Arranged by Stephen Wick, this is show piece for two solo piccolo trumpets and is a sumptuous alternative to the Purcell. For advanced students and professionals. Review: "A brief transcription that could be used as a concert opener or as the last piece before the intermission. It is a technically challenging work for all of the instruments and will require good flexibility and range from all players. It is tastefully done and recommended." – Barton Cummings September 1994
A leading free-lance tuba player, he comes from a family of brass players and started his professional career at age 17. He studied music at the University of Surrey and graduated with 1st class honours. He has worked with major symphony and chamber orchestras. In 1992 he took up the post of Professor of Tuba at the London College of Music.
At last, a Mozart arrangement that works for brass! A charming ländler but with the colourful addition of a piccolo trumpet that represents the post horn, and a set of tuned sleighbells (that can be replaced by the more commonly found unpitched sleighbells). Great fun for classy Christmas concerts, but needs a piccolo trumpet player capable of holding high notes! Arranged by Stephen Wick.
Written for Thames Brass, a successful professional brass ensemble in which the horn player at the time was one of the composer's former students. Having spent much of his life as a horn player, and having also had the honour of working with the finest players, in Movements for Brass the composer explores the sonorities of brass in a way that is rewarding to play.
Arranged by Robin Benton, all brass players and their audiences should enjoy this rousing well known March from Verdi's 1871 grand opera Aida. The Egyptian army has returned from its victory over the Ethiopians and the melodies are suitably triumphant in style. The first melody ends with trumpet fanfares leading to the well known second melody which is repeated in a higher key. The opening theme returns and the March ends with a rousing coda.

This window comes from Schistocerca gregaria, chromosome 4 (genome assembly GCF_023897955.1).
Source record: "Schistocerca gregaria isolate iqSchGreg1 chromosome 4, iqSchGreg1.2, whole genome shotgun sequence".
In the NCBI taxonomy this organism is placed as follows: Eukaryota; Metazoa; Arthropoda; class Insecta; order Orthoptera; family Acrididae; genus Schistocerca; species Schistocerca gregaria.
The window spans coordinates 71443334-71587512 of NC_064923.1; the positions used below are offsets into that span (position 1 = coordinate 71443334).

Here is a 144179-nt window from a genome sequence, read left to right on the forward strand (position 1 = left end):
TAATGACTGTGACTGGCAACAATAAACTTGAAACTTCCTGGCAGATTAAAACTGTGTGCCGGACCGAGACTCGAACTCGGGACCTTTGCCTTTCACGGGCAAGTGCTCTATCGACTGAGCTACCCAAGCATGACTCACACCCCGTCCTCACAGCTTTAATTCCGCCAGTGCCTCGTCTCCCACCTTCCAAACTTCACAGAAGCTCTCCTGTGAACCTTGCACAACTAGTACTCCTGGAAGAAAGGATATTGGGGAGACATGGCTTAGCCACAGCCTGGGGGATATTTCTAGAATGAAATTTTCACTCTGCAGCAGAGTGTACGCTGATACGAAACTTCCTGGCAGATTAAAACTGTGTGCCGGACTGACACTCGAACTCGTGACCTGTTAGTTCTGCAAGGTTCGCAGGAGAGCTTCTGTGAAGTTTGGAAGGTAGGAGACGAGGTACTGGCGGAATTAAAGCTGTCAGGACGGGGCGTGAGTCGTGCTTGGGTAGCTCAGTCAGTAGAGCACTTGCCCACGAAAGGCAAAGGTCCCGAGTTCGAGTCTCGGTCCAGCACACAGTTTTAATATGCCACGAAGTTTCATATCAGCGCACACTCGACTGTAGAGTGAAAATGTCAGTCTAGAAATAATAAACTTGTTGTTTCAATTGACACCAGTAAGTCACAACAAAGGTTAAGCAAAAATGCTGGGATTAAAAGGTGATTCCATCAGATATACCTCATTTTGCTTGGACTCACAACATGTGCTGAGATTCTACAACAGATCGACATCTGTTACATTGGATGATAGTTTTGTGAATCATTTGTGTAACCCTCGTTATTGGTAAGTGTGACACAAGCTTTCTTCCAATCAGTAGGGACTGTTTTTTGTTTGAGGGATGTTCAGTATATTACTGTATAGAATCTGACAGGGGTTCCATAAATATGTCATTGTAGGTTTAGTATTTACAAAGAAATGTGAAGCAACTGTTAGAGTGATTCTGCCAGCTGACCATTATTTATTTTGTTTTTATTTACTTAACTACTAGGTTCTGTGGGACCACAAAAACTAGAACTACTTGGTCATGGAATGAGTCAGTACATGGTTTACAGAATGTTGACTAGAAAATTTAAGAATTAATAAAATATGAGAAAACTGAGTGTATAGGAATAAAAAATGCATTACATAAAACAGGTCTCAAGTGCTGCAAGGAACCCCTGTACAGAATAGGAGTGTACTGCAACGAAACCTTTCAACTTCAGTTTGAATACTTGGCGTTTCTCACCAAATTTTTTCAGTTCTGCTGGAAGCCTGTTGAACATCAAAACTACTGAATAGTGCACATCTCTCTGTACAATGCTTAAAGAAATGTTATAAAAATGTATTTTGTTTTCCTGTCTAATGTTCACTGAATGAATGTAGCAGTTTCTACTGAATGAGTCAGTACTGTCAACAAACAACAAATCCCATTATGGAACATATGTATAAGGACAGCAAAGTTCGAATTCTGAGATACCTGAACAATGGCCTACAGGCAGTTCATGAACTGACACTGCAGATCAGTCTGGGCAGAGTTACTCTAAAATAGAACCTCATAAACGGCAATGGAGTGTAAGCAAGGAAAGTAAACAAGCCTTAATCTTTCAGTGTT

Dowland was the most famous composer of his day - he had an international reputation and was famous for the beauty of his songs. The dance numbers here show a complexity way beyond the normal brass consort music of his time. The gentle Semper Dowland, Semper Dolens is one of the most beautiful pieces of the 16th (or indeed any) Century. Arranged by Stephen Wick and suitable for students and professionals.
This attractive brass quintet based on the traditional sea shanty What Shall We Do With The Drunken Sailor opens with a fanfare followed by a main theme, first on trumpets and then on the horn. A series of linked variations follow, with the tune passed between the instruments in constantly changing tempos and styles. A strong rhythmic accompaniment keeps the sea shanty mood and the piece finishes with a showy flourish. Arranged by Eileen Clews, this light hearted work gives each player the chance to show off their instrument, so making it an ideal concert piece or a study piece for brass workshops.
Arranged by Tom Whitehurst, this is a joyful and descriptive solo for Tuba, as it tries to emulate the movement of an elephant. For secondary schools, colleges, professionals, amateurs and community performing groups.